Basic Plot Summary: A miller’s youngest son is bummed when all he inherits from his father is a cat, but the cat is determined to win him a fortune. Dressed in a pair of new boots, the cat presents multiple gifts of freshly caught game to the king, always claiming that they are gifts from his master, the Marquis of Carabas. Then the cat manipulates events to introduce the king to the miller’s son, claiming him to be the same Marquis of Carabas who has been so generous to the king. He coerces the local peasants to claim that all of their land belongs to the Marquis and outsmarts an ogre to claim his castle as the home of the Marquis. Pleased with all he sees, the king gives his daughter in marriage to his new friend, the Marquis, and the cat and his master live in luxury.
This story of a masterminding trickster cat was first published in Italy in the 16th century (although in this version, the cat was a disguised fairy), but its roots seem to stretch back to Hindu tales from the 5th century. The story changed and grew as it bounced all around Europe (where it was most famously published by Charles Perrault) and not all versions of it turn out as well for the ambitious cat. This was never a story I heard or read much when I was young, so I’m not as familiar with it. It’s been adapted many times for stage and screen, though. The character appeared in the Shrek films and was popular enough to warrant a movie and an animated series, although they have very little in common with the original story.
Puss in Boots – Malcom Arthur also translated this version from Charles Perrault’s French story and Fred Marcellino won a Caldecott Honor for his beautiful illustrations. The text here is trimmed down a little, but all the story elements are here. This version really seems to play up Puss’s ruthlessness, as he kills the game animals “without mercy or compassion” and threatens to cut the local peasant workers into sausages if they don’t do as he says. It reminds you that there really are no morally upright characters in this story. (Farrar Straus Giroux, 1990)
Puss in Boots – Author/illustrator William Stobbs retells the story here, but keeps it very close to the original. I have a special love for this book and its 1970’s feel. In addition to artwork that captures the feeling of the era in its color and simplicity, the text is a little basic. Most telling of all is the way the inside cover praises Puss as a gallant and flamboyant character, since no one seemed to really care that much about the moral propriety of fictional characters back in the ‘boys will be boys’ mindset of the time. Interesting to see this perspective from where we are now. (McGraw-Hill, 1975)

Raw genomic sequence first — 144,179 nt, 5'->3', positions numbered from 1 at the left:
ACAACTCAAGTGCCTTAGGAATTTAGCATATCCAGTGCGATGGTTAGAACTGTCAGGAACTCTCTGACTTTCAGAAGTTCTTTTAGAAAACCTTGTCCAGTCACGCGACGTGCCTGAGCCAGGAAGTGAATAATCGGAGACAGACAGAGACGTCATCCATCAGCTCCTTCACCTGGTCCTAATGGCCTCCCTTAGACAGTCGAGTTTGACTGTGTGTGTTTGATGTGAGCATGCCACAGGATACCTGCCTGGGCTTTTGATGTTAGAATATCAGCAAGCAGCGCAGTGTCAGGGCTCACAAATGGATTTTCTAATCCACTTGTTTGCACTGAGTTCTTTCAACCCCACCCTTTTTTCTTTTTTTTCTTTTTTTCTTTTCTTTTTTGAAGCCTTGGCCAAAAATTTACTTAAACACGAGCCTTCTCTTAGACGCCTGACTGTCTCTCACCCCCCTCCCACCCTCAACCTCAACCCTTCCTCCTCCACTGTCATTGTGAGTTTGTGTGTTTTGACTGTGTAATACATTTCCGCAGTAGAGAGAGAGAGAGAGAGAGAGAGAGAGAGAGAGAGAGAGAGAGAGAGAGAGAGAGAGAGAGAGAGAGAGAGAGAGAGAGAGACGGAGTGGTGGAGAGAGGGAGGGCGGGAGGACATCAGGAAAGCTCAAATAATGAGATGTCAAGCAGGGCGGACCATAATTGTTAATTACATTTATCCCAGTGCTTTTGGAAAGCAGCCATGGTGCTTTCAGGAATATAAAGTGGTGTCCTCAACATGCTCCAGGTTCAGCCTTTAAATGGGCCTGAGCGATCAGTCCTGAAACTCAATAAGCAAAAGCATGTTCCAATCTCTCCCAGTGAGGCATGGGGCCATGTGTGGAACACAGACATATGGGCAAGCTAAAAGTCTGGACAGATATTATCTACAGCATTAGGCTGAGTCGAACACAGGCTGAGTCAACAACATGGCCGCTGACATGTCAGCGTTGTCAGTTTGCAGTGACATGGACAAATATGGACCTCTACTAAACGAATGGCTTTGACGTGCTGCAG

Puss & Boots – The name is not the only thing different in this version, which is really just a subset of the traditional story from Ayano Imai (translated by Sayako Uchida and adapted by Kate Westerlund). The cat here is the companion of a poor shoemaker who is down on his luck and the cat turns things around for him by outwitting a monster living in a castle (in the same way he bests the ogre in the original tale). The gorgeous artwork is done in muted tones, with bright colored accents. It’s a quick read with a happy ending for everyone, except the monster. (Minedition, 2009)
Puss in Cowboy Boots – You’d best get your spurs and saddles ready for some hootin’ and hollerin’ as this story takes to the open range of Texas! Author Jan Huling said she was inspired to write this version after reading the original to her son and spying his cowboy boots in the corner. Her husband, Phil Huling, provides the watercolor illustrations. Puss here is a lot less devious, politely asking for a lot of what he wants instead of threatening. Other than that, it follows the original plot closely, but dresses it up in a ten gallon hat with lots of cowboy lingo and good Western fun. Yee-ha! (Simon & Schuster Books for Young Readers, 2002)
And what did we learn? What I take away from Puss in Boots is that sometimes a gift which seems inconsequential or small can have an immense effect on your life.